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Oral Health Topics

Xerostomia (Dry Mouth)

Key Points

  • Severity of xerostomia or dry mouth symptoms ranges from mild oral discomfort to significant oral disease that can compromise the patient’s health, dietary intake, and quality of life.
  • Causes of dry mouth can include toxicity from chemotherapy, head and neck radiotherapy, adverse effects of medications, autoimmune disease, or other conditions (e.g., uncontrolled diabetes, infections, hormonal changes). Xerostomia occurs commonly in those with Sjögren disease or who are receiving radiation therapy for head and neck cancer.
  • Reduced salivary flow can cause difficulties in tasting, chewing, swallowing, and speaking; it can also increase the chance of developing dental decay, demineralization of teeth, tooth sensitivity, and/or oral infections.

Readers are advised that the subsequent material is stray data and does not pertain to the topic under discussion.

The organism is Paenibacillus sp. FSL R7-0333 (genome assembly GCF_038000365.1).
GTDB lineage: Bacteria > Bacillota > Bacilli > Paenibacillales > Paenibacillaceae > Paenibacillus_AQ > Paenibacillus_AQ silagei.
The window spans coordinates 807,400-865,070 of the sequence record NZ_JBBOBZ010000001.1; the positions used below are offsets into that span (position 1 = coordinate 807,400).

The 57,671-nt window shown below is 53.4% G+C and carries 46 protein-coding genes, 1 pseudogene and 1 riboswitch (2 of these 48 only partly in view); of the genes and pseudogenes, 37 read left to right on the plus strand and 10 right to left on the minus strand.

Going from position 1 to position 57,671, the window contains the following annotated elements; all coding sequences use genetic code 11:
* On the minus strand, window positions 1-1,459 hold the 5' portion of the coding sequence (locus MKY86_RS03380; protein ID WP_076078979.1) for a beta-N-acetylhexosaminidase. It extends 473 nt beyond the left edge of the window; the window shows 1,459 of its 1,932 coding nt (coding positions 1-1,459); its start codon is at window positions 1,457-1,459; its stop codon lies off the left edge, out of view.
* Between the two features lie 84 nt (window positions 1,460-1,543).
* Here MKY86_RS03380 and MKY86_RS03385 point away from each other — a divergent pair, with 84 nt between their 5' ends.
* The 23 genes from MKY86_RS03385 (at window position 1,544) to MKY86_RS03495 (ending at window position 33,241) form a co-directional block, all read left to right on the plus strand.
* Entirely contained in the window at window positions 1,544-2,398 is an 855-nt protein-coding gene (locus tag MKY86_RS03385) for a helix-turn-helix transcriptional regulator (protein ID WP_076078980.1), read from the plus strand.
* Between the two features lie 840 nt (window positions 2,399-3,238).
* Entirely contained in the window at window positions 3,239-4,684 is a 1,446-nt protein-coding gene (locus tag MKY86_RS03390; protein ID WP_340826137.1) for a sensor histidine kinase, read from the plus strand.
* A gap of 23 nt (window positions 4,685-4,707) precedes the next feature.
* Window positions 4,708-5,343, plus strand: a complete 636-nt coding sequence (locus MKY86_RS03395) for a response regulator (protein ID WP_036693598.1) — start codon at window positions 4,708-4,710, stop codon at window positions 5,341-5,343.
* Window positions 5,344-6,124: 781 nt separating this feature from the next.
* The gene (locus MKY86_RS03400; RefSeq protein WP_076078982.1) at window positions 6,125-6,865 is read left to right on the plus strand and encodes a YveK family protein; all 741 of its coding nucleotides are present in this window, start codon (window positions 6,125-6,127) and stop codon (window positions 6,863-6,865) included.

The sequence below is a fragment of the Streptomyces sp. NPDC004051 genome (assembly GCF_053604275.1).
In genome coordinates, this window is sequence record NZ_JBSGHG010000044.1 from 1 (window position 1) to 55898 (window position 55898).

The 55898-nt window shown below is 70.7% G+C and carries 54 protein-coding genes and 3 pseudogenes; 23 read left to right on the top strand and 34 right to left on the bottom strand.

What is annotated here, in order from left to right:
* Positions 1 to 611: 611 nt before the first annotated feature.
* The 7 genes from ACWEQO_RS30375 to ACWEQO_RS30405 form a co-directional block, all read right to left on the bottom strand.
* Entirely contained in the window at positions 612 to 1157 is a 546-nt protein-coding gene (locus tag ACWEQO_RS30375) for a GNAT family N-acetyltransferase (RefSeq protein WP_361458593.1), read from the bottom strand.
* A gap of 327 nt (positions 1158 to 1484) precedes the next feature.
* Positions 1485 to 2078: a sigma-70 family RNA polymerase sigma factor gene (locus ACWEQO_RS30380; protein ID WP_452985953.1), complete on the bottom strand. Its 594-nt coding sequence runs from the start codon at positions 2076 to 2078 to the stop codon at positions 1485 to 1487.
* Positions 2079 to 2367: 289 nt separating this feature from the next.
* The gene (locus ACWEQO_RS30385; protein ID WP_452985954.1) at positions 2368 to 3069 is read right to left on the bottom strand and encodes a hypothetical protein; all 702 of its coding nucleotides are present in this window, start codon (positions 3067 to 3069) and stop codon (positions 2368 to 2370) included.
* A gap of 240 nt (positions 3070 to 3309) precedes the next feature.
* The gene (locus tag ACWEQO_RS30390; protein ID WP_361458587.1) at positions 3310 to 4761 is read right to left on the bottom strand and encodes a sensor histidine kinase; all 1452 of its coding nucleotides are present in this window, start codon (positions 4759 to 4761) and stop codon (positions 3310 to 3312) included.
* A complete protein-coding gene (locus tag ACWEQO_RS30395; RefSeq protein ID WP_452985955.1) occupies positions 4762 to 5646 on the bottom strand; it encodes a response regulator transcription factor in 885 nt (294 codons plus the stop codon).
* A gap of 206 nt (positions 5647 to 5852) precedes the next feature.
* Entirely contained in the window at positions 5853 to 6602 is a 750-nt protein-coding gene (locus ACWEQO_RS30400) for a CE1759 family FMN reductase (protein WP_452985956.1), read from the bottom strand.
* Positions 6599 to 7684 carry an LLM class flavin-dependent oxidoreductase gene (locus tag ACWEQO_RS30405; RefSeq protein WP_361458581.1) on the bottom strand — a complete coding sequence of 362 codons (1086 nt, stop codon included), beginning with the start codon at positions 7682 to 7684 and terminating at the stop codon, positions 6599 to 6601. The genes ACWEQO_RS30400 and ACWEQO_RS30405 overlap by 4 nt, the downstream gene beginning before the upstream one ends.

• The goals of treating xerostomia include identifying the possible cause(s), relieving discomfort, and preventing complications (e.g., dental caries and periodontal infections).
  • Xerostomia may be alleviated by use of saliva substitutes and other palliative measures; lifestyle tips (e.g., chewing sugar-free gum) and other dental/oral health specific recommendations (e.g., brushing teeth gently at least twice a day with fluoridated toothpaste) may help provide relief from or prevent adverse sequelae of dry mouth.
  • Introduction
  • Background
  • Causes of Xerostomia
  • Signs and Symptoms
  • Dental Implications of Xerostomia
  • References
  • ADA Resources
  • Other Resources
Prepared by: Center for Scientific Information, ADA Science Institute
Topic updated: August 27, 2018


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